Duhok Gov­er­nor an­nounces new camp for thou­sand fam­i­lies

The Kurdish Globe - - FRONT PAGE -

Duhok Gov­er­nor Farhad Atrushi overviews the chal­lenges and lat­est ef­forts to meet the needs of hun­dreds of thou­sands of dis­placed Iraqis and Syr­ian refugees cur­rently shel­tered in the prov­ince.

The Gov­er­nor stated that a small com­mit­tee has been formed to “build tents for the dis­placed fam­i­lies, based on bud­get al­lo­ca­tion, with the guar­an­tee that a camp for a thou­sand dis­placed fam­i­lies will be built by the Duhok gover­norate and funded by the Kur­dis­tan Re­gion.”

Gov­er­nor Atrushi told KRG.org that the main dif­fi­cul­ties in serv­ing the dis­placed are con­struct­ing camps and pro­vid­ing food. He ex­plained, “If we have 300,000 fam­i­lies, three meals per day equals 900,000 meals, 900,000 pieces of bread, and more than a mil­lion bot­tles of wa­ter.” He added that, based on ini­tial cal­cu­la­tions in Duhok’s seven dis­tricts, “the gover­norate will need $120,000 per day to pro­vide each dis­placed per­son with two pieces of bread and a bot­tle of wa­ter, amount­ing to $1 mil­lion per week.”

The in­au­gu­ra­tion of Duhok’s Provin­cial Coun­cil came at a time when Bagh­dad had al­ready with­held the KRG’s share of the bud­get, Mo­sul seized by ter­ror­ist mil­i­tants, and a large num­ber of civil­ians from the city fled and taken refuge in Duhok, adding to the thou­sands of Syr­ian refugee al­ready shel­tered in the prov­ince. The Sin­jar cri­sis caused the vast majority of civil­ians to flee to Duhok as well, fur­ther ex­ac­er­bat­ing the hu­man­i­tar­ian bur­den and prompt­ing the dec­la­ra­tion of emer­gency sta­tus.

The­P­rovin­cial Coun­cil con­vened its first meet­ing on 12 June, two days after ter­ror­ists seized Mo­sul. An op­er­a­tion room was es­tab­lished on 17 June as a step to pre­vent any cri­sis from im­ped­ing the work of Duhok’s Provin­cial in­sti­tu­tions.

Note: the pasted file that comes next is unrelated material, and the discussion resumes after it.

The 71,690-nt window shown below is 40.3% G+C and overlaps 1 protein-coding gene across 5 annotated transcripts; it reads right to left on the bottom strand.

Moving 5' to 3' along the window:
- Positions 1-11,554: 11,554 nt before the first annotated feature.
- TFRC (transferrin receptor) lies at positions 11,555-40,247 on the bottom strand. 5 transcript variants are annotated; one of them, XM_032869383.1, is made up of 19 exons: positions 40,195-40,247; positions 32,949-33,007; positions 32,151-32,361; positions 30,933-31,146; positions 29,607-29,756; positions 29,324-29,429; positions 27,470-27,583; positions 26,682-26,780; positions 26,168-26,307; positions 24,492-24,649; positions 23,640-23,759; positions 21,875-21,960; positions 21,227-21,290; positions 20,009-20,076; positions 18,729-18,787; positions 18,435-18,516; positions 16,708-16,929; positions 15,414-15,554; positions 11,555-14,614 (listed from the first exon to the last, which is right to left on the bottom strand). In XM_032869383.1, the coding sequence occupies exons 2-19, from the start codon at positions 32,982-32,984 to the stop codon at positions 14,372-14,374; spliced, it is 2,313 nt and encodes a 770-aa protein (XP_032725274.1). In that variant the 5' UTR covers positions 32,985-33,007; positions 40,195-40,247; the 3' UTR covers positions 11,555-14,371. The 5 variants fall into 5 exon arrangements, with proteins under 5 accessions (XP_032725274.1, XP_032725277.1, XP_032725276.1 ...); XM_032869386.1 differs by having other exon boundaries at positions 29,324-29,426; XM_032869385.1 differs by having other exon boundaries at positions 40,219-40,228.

Ac­cord­ing to the lat­est joint state­ment re­leased by the KRG and the United Na­tions, Duhok gover­norate and its seven dis­tricts have ac­com­mo­dated ap­prox­i­mately half a mil­lion dis­placed peo­ple in Au­gust alone. This is in ad­di­tion to vast num­bers of dis­placed Sunni civil­ians from cen­tral Iraq, many of whom have taken refuge in Duhok for some years now.

The Gov­er­nor added that ac­cord­ing to the lat­est fig­ures, more than a thou­sand lo­ca­tions in Kur­dis­tan now ac­com­mo­date nearly 1.4 mil­lion peo­ple; an enor­mous bur­den on the peo­ple and the gov­ern­ment of the Kur­dis­tan Re­gion.

The Gov­er­nor said that there is an agree­ment with Bagh­dad to help Duhok Prov­ince “fin­ish a wa­ter project near the Ti­gris River for the dis­placed peo­ple. The project be­gan in Gar­maw camp and 300400 fam­i­lies will ben­e­fit once it is com­pleted”.

Gov­er­nor Atrushi stated “Be­tween 300,000 and 400,000 civil­ians from Sin­jar, Zu­mar, Tal Kaif, Tal Isqof, Bat­naya, Bartella, Bahzani, and Qaraqosh have been ac­com­mo­dated in Duhok over the last two to three weeks. Some went to the al-Ham­daniya dis­trict or Er­bil, and around 2,100 Kakayi fam­i­lies have taken refuge in Bar­darash dis­trict.”

In the past, “more than 122,000 peo­ple en­tered Duhok through the Fishkhabour cross­ing, and the Duhok gover­norate im­me­di­ately pro­vided ba­sic needs and es­tab­lished a com­mit­tee chaired by the Mayor of Duhok to re­lo­cate the dis­placed to Zakho, Semel, and other ar­eas”.

Be­cause of the cur­rent sit­u­a­tion, around 650 schools in Duhok prov­ince now ac­com­mo­date more than 25,000 fam­i­lies, while other fam­i­lies stay in halls and un­fin­ished build­ings.

Gov­er­nor Atrushi said, “The dis­placed fam­i­lies’ needs are not limited to only food and wa­ter. They also need elec­tric­ity, health­care, house­hold goods, medicine, and items for chil­dren. This is in ad­di­tion to the con­struc­tion of camps, tents, health cen­ters, and the pro­vi­sion of se­cu­rity and ed­u­ca­tion for 60,000 to 70,000 fam­i­lies.”

The Gov­er­nor also pointed out that eco­nomic and trade ac­tiv­i­ties have been af­fected, es­pe­cially at the Haji Omaran bor­der, as Duhok Prov­ince has been a tran­sit for trade be­tween neigh­bor­ing coun­tries. He ex­plained that the con­tin­u­a­tion of this sit­u­a­tion has cre­ated eco­nomic dif­fi­cul­ties for the Re­gion.

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